7368930_origLeila Sansour, Film Maker and Director of “Open Bethlehem”, had a Palestinian father and Russian mother , and spent her very early years in Russia, with her father in exile, but the family went to live there in her early teen years. Her father was a well-known and respected Professor, and committed to standing up to fighting the Palestinian cause. However, the fairy-tale like Bethlehem of which her father talked was met with a much harsher reality when they returned to live there, and Leila tired of restrictions. At 17, she left to study, settled in the USA , and married an Englishman. She is best known for her feature‐length documentary, ‘Jeremy Hardy versus the Israeli Army’ 2003, a tragicomic film shot with celebrated British comedian Jeremy Hardy.  The film received four‐and five‐star reviews in the national press before its release across cinemas in the UK and its tour in the US as part of Amnesty International’s Roaming Film Festival.

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Time passes, as Palestine became a distant memory, until her father died prematurely in the late 1990s. She had felt an affiliation with his cause that she had not fully carried out, and resolved to return. In the meantime, increasing Israeli settlements, roads and the separation wall had caused immense, ugly 8-metre high segregation in Bethlehem, intent on keeping Palestinians out. Upon her return, extensions of the wall were being planned, blocking access to the Shrine of Rachel, Biblical matriarch, and also some residents’ shops and homes which happened to be nearby.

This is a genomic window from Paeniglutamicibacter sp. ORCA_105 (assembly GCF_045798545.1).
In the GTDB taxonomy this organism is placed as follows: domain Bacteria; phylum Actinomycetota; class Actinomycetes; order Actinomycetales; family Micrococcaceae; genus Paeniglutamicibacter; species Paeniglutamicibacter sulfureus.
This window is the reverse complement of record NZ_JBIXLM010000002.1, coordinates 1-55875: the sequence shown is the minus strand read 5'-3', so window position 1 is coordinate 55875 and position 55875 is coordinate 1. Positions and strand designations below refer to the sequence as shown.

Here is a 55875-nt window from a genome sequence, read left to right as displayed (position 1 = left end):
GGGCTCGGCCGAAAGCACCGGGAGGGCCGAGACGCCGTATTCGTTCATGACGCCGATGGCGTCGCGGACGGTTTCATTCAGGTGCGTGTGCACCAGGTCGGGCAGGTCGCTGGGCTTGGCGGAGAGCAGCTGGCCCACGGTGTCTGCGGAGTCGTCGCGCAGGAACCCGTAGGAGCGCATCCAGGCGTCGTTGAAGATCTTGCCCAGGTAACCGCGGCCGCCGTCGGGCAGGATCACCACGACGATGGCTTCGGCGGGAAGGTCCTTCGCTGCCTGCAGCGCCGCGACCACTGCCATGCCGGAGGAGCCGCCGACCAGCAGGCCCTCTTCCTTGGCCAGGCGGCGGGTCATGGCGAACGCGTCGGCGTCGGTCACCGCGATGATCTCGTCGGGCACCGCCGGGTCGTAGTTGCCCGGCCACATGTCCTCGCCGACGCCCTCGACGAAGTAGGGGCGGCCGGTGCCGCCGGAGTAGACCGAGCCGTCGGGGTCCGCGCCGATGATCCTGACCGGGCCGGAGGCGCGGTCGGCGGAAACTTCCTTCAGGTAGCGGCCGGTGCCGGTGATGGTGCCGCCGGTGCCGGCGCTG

Filming was not allowed, people dared not speak out against the orders, but friends’ and inhabitants’ lives were being torn apart as they were forced to leave. In addition, military checkpoints meant that only limited people could enter or leave with permits, if granted, and often found themselves separated from work, family, business by the wall, and unable to leave. Having seen a film about the Berlin Wall, and desperate attempts to get over or under it, only to be shot if you managed, this whole set-up is eerily similar..and worse.7207491_orig